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KJ Strissel, M Sokolov, IB Leskov, VI Govardovskii, VY Arshavsky; An In Situ Model for Investigating Mechanisms of Light-Dependent Transducin Movement in Rod Photoreceptors of the Rodent Retina . Invest. Ophthalmol. Vis. Sci. 2002;43(13):1387.
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© ARVO (1962-2015); The Authors (2016-present)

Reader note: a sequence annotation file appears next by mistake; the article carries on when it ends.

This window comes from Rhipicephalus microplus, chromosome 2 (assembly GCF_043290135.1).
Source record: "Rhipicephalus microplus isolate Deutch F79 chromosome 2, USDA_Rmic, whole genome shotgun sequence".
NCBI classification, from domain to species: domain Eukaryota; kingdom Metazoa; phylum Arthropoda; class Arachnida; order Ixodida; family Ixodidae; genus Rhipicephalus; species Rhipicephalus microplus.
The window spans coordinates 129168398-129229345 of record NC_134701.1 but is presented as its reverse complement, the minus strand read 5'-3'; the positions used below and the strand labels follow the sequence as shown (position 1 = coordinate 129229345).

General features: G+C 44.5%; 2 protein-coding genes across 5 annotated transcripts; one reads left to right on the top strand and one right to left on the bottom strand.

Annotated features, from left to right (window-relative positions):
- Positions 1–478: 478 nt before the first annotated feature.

Purpose: Light stimulates both the alpha and beta/gamma subunits of the photoreceptor-specific G protein, transducin, to redistribute from the rod outer segment (ROS) to other parts of the photoreceptor cell in living rats, leading to a reduction in photoresponse sensitivity and contributing to light adaptation. As a first step towards determining the cellular mechanisms that control this light-stimulated redistribution, we needed to develop a model that would allow us to uniformly and reliably deliver agents to the living retina to test their potential effects upon light-stimulated transducin movement. Two models, an eyecup and isolated retina, were considered. Methods: Rats were dark-adapted 15 hours prior to all experiments. The animals were euthanized and the eyes extracted under dim red light. For eyecups, the extra ocular tissue, central cornea and the lens were carefully removed. For isolated retina, the entire anterior portion of the eye was cut away and the retina dissected intact. Dissections were performed in supplemented Ringer's maintained at 37 C with constant aeration (5% CO2/95% O2). Retinas and eyecups were also maintained under these conditions for the in situ cultures. For experiments, retinas and eyecups were then subjected to various time periods of illumination using a light source measured by a calibrated light meter at a light intensity level known to stimulate maximal transducin movement in vivo. At the end of the illumination period the isolated retinas or retinas freshly dissected from the illuminated eyecups were flat-mounted and immediately frozen for serial tangential frozen sectioning and Western blot analysis for protein content determination. Results: Retinas maintained in either the eyecup or isolated retina using these culture conditions exhibited light-stimulated transducin redistribution when compared to cultured retinas left in the dark. The greatest extent of light-stimulated movement observed under the in situ conditions for the transducin alpha subunit was 60% of the total alpha subunit pool, somewhat less than the maximum of 90% observed in vivo. For the transducin beta subunit, 80% of the total pool redistributed from ROS upon illumination in situ, identical to the maximum observed in vivo. Conclusion: We succeeded in developing an in situ retina model in which light-stimulated transducin movement takes place very close to the extent observed in the rodent retina in vivo. We may now use a pharmacological approach to begin testing specific hypotheses about essential requirements and mechanisms of this phenomenon.
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